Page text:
Many were built in the 1970s.
Of these, 80 per cent are barring fish passage.
These cause a habitat threat to grayling.
“We have an overarching focus on the watershed,” says Twin.
A watershed is the land and water which drain into a stream, river or lake.
The Swan Hills watershed is part of the Lesser Slave Lake watershed, which is in turn part of the Athabasca River watershed.
“Arctic grayling face the same challenges to sustainability as many other native fish species like – Athabasca rainbow trout, bull trout and mountain whitefish – that live in river systems,” Brown says.
“These threats to sustainability can be broadly categorized as habitat, over-harvest or ecosystem threats.
“Significant habitat threats include loss or degradation from additive sedimentation entering watercourses, fragmentation blocking movement within watersheds, increased nutrient loading changing water quality, changes in water temperature from land use and climate change, and spills of harmful substances into the watercourse.
“Habitat threats commonly arise from landscape alteration and resource extraction.”
Twin says, after the province-wide catch and release order for arctic grayling, the Swan River First Nation started investigating the grayling decline.
They found Alberta Conservation Association (ACA) research, which included data from the Swan Hills watershed.
This identified hanging culverts as a big problem in the area.
A hanging culvert is above the stream bed, which causes a small waterfall, increasing the distance between the culvert and the stream bed.
Fish have trouble jumping up the waterfall, which they need to do in order to spawn (lay their eggs, which is how they reproduce).
A 2008 article – “Landscape-level stream fragmentation caused by hanging culverts along roads in Alberta’s boreal forest” – by David Park et. al. was based on data collected from the Swan Hills, and three other boreal areas in 2002 and 2003.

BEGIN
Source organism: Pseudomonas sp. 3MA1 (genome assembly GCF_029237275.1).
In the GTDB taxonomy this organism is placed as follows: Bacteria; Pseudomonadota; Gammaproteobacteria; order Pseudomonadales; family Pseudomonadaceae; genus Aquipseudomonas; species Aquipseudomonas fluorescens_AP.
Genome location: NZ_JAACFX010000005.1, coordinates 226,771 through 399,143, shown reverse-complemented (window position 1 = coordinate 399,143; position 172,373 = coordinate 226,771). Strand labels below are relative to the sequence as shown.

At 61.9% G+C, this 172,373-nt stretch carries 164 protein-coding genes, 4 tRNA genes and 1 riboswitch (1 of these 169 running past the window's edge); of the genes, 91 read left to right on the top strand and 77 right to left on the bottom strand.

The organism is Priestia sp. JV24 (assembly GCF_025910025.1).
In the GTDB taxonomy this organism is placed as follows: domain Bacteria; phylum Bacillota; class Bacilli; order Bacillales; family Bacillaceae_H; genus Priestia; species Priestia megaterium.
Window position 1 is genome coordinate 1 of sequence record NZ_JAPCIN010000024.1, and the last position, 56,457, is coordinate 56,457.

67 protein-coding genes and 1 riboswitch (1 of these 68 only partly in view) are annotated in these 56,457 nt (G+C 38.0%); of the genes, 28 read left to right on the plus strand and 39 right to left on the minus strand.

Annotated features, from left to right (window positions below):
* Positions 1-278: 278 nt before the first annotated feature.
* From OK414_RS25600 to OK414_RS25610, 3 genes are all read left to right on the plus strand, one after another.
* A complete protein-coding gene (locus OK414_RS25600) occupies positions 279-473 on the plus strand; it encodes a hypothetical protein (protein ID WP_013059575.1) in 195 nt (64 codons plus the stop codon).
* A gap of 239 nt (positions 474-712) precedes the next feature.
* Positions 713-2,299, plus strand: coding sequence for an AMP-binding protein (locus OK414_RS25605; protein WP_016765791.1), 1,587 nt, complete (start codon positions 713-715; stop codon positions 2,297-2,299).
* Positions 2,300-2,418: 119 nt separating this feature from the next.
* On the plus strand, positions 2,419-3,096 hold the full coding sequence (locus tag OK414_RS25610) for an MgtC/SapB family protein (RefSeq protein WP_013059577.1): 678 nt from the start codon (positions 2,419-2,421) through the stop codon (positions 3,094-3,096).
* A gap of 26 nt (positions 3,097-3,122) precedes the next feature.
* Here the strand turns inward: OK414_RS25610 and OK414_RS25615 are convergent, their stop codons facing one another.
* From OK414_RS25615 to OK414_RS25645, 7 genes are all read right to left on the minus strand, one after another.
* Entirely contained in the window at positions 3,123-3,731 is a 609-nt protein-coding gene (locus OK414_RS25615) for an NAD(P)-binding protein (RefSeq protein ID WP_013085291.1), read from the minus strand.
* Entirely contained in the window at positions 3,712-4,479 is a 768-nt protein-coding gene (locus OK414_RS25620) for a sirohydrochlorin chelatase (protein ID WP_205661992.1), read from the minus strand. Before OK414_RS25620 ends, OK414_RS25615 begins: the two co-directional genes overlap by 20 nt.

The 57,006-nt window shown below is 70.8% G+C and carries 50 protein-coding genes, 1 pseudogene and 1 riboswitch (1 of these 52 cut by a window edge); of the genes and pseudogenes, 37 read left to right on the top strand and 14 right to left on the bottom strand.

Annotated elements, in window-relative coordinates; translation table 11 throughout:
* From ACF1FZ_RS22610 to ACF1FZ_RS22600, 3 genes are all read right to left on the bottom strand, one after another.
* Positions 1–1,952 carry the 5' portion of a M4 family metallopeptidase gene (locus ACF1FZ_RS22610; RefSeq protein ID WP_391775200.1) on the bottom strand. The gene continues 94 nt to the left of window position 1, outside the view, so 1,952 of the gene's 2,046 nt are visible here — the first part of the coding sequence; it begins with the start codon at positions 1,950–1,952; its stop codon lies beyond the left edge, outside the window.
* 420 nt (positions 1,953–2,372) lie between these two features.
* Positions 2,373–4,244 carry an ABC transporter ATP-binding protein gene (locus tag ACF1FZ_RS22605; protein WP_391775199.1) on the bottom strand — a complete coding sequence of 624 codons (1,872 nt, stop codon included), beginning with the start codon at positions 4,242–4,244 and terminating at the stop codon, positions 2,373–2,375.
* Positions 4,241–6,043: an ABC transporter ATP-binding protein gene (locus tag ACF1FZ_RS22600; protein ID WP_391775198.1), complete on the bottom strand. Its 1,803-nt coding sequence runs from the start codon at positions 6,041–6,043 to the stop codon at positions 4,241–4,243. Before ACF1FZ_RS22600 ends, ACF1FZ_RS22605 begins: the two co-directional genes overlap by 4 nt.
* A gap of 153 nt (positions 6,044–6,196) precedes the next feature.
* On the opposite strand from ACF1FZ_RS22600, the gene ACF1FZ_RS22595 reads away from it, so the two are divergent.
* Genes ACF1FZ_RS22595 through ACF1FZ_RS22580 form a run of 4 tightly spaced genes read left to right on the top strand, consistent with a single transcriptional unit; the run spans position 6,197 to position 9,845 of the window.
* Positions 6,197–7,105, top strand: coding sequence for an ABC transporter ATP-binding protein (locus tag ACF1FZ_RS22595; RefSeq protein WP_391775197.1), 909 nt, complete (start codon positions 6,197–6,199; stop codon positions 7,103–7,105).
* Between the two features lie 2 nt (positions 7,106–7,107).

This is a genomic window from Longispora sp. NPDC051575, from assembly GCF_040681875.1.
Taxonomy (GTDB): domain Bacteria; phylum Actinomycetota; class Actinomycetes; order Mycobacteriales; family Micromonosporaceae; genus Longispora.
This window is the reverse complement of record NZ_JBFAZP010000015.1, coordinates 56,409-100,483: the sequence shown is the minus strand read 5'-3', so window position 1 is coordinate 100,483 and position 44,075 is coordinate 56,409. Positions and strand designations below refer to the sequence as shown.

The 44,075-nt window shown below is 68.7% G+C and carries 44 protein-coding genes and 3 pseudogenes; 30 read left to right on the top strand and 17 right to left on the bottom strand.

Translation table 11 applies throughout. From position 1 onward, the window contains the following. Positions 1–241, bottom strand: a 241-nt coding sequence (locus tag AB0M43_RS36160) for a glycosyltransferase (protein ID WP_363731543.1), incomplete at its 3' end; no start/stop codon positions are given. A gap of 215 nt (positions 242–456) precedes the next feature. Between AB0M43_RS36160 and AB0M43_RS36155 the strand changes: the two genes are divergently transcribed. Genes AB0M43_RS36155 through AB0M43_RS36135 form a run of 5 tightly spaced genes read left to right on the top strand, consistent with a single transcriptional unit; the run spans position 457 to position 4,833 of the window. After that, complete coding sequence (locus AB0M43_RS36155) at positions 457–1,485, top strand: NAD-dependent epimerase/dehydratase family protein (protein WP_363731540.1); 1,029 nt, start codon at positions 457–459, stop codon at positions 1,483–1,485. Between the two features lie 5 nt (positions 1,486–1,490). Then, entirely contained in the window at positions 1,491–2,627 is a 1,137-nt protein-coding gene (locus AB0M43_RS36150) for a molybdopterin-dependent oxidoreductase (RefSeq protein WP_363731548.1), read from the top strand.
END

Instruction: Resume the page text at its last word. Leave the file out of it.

“The study focused on hanging culverts because the researchers identified it as the most prevalent and “persistent form of culvert-related impediment to upstream fish movement.”
The ACA study found that the Swan watershed had more hanging culverts per stream kilometre than the other three and that small stream habitat fragmentation was four times higher.
Older culverts and ones on steeper slopes are more likely to be hanging.
The median age of culverts in the Swan Hills was 40 years in 2002.
The Swan Hills has steep slopes.
In 2015, ACA followed up, says Twin, but none of the crossings had been fixed. Swan River decided to take on the problem.
“We have a unique standing in our area,” says Twin.
“We don’t do any work for industry.”
This removes the potential for conflicts of interest and gives Swan River a platform for negotiating when industry consults on projects.
The roads are built and owned by Alberta Transportation, logging, oilfield and other industry companies.
Twin says the response has varied, but some companies, such as Canadian Natural Resources Ltd (CNRL), are a “shining example”
CNRL not only corrects each non-compliant crossing, they figure out if there’s a way to use fewer roads, thereby removing the crossing.
If there’s no road there’s a 100 per cent ability for the fish to swim upstream.
This also means fewer roads for the company to maintain.